Corruption Current Affairs

December 9: International Anti-Corruption Day

The International Anti-Corruption Day (IACD) is observed annually across the world on December 9 to raise public awareness of corruption and what people can do to fight it. Observance of the day aims to promote and strengthen measures to prevent and combat corruption more efficiently and effectively. It also highlights the role of the United Nations Convention against Corruption in combating and preventing it. The theme for year 2017 is “United against corruption for development, peace and security”.

This year UNODC and UNDP have developed joint global campaign, focusing on how corruption affects education, health, justice, democracy, prosperity and development. The 2017 joint international campaign focuses on corruption as one of the biggest impediments to achieving Sustainable Development Goals (SDGs).

Corruption

Corruption is a serious crime that can undermine social and economic development in all societies. No country, region or community is immune from corruption. According to United Nations Development Programme (UNDP), every year $1 trillion is paid in bribes while an estimated $2.6 trillion are stolen annually through corruption – a sum equivalent to more than 5% of global GDP. In developing countries, funds lost to corruption are estimated at 10 times amount of official development assistance.

Background

The International Anti-Corruption Day was instituted by UN General Assembly (UNGA) by passing resolution 58/4 of October 31, 2003. It was adopted to raise people’s awareness of corruption and role of United Nations Convention against Corruption (UNCAC) in combating and preventing it. The UNCAC is the first legally binding, international anti-corruption instrument that provides a chance to mount a global response to corruption.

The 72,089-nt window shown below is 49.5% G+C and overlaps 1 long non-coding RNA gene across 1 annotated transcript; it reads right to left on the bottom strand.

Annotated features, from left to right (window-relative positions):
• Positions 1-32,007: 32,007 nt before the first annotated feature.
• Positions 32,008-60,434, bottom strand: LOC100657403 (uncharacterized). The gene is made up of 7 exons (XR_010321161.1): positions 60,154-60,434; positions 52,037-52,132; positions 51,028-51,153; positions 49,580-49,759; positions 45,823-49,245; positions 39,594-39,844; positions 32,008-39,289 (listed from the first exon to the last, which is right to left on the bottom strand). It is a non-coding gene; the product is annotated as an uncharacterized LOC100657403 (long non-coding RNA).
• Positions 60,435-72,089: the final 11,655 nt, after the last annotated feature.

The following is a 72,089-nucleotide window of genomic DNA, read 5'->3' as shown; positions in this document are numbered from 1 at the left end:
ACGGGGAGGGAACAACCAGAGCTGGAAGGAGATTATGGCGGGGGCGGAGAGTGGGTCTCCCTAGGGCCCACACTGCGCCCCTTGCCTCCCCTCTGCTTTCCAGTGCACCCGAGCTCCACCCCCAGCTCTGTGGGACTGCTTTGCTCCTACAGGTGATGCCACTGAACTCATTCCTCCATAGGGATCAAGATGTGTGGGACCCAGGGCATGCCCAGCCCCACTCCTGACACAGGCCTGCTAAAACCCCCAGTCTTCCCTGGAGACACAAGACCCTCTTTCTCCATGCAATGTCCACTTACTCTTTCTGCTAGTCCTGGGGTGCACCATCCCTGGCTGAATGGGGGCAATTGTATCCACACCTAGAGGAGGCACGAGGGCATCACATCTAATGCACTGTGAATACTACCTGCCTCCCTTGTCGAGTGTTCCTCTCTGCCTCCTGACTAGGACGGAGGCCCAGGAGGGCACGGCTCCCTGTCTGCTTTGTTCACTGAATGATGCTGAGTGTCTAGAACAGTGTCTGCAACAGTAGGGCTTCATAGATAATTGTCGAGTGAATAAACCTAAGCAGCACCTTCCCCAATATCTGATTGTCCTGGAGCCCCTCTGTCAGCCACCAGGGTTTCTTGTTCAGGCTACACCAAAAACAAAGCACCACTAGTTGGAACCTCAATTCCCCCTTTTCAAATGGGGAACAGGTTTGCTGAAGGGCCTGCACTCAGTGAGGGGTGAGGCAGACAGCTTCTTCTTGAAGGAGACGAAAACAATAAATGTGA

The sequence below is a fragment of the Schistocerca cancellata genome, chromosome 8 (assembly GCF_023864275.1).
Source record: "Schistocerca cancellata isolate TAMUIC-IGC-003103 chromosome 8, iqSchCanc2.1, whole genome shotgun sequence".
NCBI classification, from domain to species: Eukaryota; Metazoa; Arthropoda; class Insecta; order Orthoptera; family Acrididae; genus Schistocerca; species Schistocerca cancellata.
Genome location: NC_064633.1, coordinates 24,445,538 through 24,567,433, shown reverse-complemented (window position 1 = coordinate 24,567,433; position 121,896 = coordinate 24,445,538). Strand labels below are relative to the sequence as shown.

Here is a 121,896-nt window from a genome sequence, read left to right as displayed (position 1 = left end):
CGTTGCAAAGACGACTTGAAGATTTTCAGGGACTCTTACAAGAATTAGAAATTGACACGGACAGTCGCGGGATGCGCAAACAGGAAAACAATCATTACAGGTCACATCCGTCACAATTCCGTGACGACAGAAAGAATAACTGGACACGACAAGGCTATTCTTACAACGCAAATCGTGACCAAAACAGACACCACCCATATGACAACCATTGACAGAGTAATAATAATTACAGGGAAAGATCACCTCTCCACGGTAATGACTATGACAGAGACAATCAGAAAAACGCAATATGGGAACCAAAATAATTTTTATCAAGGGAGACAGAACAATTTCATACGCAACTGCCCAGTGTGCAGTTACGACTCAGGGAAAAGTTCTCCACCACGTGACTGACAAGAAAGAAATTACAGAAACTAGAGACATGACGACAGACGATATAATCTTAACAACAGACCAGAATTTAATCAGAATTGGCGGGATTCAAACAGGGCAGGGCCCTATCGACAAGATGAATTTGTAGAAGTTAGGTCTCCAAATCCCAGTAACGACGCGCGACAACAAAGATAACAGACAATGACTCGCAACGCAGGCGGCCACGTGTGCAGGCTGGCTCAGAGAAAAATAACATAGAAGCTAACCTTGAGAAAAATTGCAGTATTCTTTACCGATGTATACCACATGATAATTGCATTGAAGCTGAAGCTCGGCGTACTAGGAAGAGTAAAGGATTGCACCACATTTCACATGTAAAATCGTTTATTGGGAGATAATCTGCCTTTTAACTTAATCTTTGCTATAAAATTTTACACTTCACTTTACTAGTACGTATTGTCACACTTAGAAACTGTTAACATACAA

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CVC to develop Integrity Index of 25 Government Organizations

The Central Vigilance Commission (CVC) has decided to develop Integrity Index of 25 Government Organizations in line with its broader strategy and emphasis on preventive vigilance.

The index will be for bench-marking internal processes and controls within organisation as well as management of relationships and expectations of outside stakeholders.

Objectives of Integrity Index

(i) Define what constitutes Integrity of Public Organizations. (ii) Identify different factors of Integrity and their inter-linkages. (iii) Create objective and reliable tool that can measure performance of organizations along these above factors. (iv) Validate findings over period of time to improve upon robustness of tool that measures Integrity. (v) Create internal and external ecosystem that promotes working with Integrity where public organizations lead way.

Key Facts

The Integrity Index will bring out annual scores and rankings of Public Sector Undertakings (PSUs), Public Sector Banks (PSBs) and Financial Institutions/Ministries/Departments of Central Government. It will be done by linking essential drivers of vigilance with long term efficiency, profitability and sustainability of organizations and create internal and external ecosystem that promotes working with Integrity in these public organizations.

CVC has adopted research-based approach for creating integrity index with the help of IIM Ahmedabad. The management of all 25 government organizations have been involved in development of the index and it will evolve with changing needs. It can be used by various organizations to measure themselves. Initially 25 organizations have been selected for development of the index. Subsequently, it will be extended to all other CPSUs and organizations of Central Government.

Central Vigilance Commission (CVC)

CVC is apex body of Union Government formed to address governmental corruption. It was established in February 1964 on the recommendations of the K. Santhanam Committee on Prevention of Corruption. It has status of statutory autonomous body and free of control from any executive authority as per provisions of Central Vigilance Commission (CVC) Act, 2003. The CVC is headed by a Central Vigilance Commissioner and has two Vigilance Commissioners.

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